"Show, don't tell" is always the most relevant advice. If the background is important at all, then it should surface in the real world via books, statues/ruins, cultures and common sayings, etc. You know, how we find stuff out about our world and real life. Instead of infodumping, have it come in from various directions - someone shooting the bull in a tavern, an old lady met on the road, an abandoned shrine with an inscription, a couple books in a murdered mage's satchel. Any schooled PC, you can give some of it to them as "Well, you know from back in the Academy that the Knights of Northrop always ride back horses because..." Look for relevant knowledge type skills on the PCs' character sheets as a channel for that. Since you're using somewhat archaic language I assume you mean in a medieval fantasy type game but of course in a modern or future game you have TV, Internet, and ninth grade history class to add to the mix.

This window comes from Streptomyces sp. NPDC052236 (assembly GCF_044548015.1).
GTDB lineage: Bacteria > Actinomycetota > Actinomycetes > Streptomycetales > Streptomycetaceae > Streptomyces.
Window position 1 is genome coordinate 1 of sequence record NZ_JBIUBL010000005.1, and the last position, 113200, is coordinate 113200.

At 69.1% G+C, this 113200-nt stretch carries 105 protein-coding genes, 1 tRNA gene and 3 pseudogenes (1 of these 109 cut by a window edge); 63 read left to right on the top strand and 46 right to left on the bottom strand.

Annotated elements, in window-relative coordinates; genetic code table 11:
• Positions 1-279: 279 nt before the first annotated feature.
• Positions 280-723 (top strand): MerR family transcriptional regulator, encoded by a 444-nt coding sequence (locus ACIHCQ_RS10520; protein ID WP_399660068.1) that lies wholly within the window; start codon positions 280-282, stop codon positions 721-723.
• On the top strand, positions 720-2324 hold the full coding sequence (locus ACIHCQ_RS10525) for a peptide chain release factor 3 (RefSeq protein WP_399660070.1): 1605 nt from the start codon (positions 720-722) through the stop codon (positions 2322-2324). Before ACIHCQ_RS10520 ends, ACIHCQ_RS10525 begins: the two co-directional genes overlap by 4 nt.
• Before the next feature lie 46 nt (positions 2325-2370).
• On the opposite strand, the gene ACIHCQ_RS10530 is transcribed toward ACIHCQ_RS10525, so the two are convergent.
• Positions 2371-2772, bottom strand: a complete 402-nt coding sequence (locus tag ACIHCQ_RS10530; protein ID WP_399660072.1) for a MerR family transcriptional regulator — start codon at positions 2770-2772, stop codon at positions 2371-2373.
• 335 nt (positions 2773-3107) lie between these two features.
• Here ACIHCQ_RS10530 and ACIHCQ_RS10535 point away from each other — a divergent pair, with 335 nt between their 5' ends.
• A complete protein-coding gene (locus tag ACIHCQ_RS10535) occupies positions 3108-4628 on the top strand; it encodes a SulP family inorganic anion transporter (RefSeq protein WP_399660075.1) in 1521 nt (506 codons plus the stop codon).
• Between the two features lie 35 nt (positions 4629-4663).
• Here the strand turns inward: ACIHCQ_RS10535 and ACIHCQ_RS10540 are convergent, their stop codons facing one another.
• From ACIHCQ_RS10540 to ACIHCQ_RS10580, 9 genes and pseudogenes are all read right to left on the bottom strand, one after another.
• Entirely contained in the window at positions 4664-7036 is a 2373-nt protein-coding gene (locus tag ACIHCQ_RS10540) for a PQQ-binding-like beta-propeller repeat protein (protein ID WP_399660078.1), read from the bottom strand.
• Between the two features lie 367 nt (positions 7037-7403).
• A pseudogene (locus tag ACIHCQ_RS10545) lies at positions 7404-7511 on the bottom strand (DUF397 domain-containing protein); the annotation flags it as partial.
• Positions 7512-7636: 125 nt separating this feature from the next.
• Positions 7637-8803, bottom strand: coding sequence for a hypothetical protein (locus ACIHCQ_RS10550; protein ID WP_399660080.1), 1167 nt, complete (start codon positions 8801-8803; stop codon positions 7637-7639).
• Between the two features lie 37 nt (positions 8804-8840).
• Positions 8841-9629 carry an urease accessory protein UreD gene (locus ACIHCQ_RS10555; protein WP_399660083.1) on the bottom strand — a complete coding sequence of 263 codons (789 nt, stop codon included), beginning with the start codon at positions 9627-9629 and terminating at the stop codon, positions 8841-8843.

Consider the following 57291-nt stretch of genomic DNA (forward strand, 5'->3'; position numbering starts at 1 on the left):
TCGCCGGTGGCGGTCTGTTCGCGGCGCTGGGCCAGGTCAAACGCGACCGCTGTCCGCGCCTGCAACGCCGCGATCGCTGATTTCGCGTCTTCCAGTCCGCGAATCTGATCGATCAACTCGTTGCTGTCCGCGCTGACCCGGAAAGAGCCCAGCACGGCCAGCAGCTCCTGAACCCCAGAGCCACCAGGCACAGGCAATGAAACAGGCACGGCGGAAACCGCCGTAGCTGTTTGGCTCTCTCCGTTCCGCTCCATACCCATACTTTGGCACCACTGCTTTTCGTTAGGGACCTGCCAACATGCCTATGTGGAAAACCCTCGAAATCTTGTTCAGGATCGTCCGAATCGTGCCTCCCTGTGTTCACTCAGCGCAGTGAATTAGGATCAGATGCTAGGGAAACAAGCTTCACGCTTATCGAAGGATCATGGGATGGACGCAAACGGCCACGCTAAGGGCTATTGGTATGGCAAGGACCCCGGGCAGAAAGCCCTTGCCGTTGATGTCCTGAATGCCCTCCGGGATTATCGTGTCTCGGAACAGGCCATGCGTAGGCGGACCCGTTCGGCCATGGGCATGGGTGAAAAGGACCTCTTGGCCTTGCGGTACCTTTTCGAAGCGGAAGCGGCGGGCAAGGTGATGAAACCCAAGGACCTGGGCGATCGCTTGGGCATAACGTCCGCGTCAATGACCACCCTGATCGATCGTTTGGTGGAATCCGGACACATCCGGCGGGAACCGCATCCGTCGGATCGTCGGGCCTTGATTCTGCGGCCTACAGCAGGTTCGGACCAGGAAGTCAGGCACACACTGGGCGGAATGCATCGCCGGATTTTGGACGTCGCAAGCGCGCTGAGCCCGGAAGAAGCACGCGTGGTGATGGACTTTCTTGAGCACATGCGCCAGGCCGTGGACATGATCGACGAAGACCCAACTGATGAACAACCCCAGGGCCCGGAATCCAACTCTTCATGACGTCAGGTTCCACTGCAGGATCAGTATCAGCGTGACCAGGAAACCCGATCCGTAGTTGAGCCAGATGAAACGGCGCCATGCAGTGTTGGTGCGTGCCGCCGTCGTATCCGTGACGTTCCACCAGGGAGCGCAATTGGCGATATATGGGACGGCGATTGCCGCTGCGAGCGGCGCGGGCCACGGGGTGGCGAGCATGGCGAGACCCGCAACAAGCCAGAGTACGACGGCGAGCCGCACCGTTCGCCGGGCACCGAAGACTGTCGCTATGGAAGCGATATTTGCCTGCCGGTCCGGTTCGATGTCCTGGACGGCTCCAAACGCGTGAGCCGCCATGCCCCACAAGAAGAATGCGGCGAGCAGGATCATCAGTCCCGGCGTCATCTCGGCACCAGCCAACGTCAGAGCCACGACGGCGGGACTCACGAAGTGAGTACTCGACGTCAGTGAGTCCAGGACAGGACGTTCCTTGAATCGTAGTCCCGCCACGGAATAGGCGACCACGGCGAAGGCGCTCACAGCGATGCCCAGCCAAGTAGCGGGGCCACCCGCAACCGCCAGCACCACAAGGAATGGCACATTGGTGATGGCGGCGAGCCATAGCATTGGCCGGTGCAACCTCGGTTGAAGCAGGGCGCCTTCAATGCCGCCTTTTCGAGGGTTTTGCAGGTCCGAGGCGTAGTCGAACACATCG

I would be concerned with the "pet DMPC" approach because it seems like it would tend to discourage PCs from actually exploring and trying to find out information, out of the assumption that relevant info will be dumped on them. Make them piece it together, seek out sages or other people that might know something, etc. Converting a party into proactive mode always engages them more and gives opportunity for plot hooks/quests.
Also - if it's not relevant to the plot at hand, take a light hand with it. I know, as a DM I want to get across the Many and Varied Wonders of my Campaign World (tm) too, but DMs tend to want about 300% more of that than the players do. I sometimes prepare a world/campaign briefing sheet for my players ahead of time to convey lore they should all just know, and have learned the hard way that if it's more than a couple pages they're not going to read it.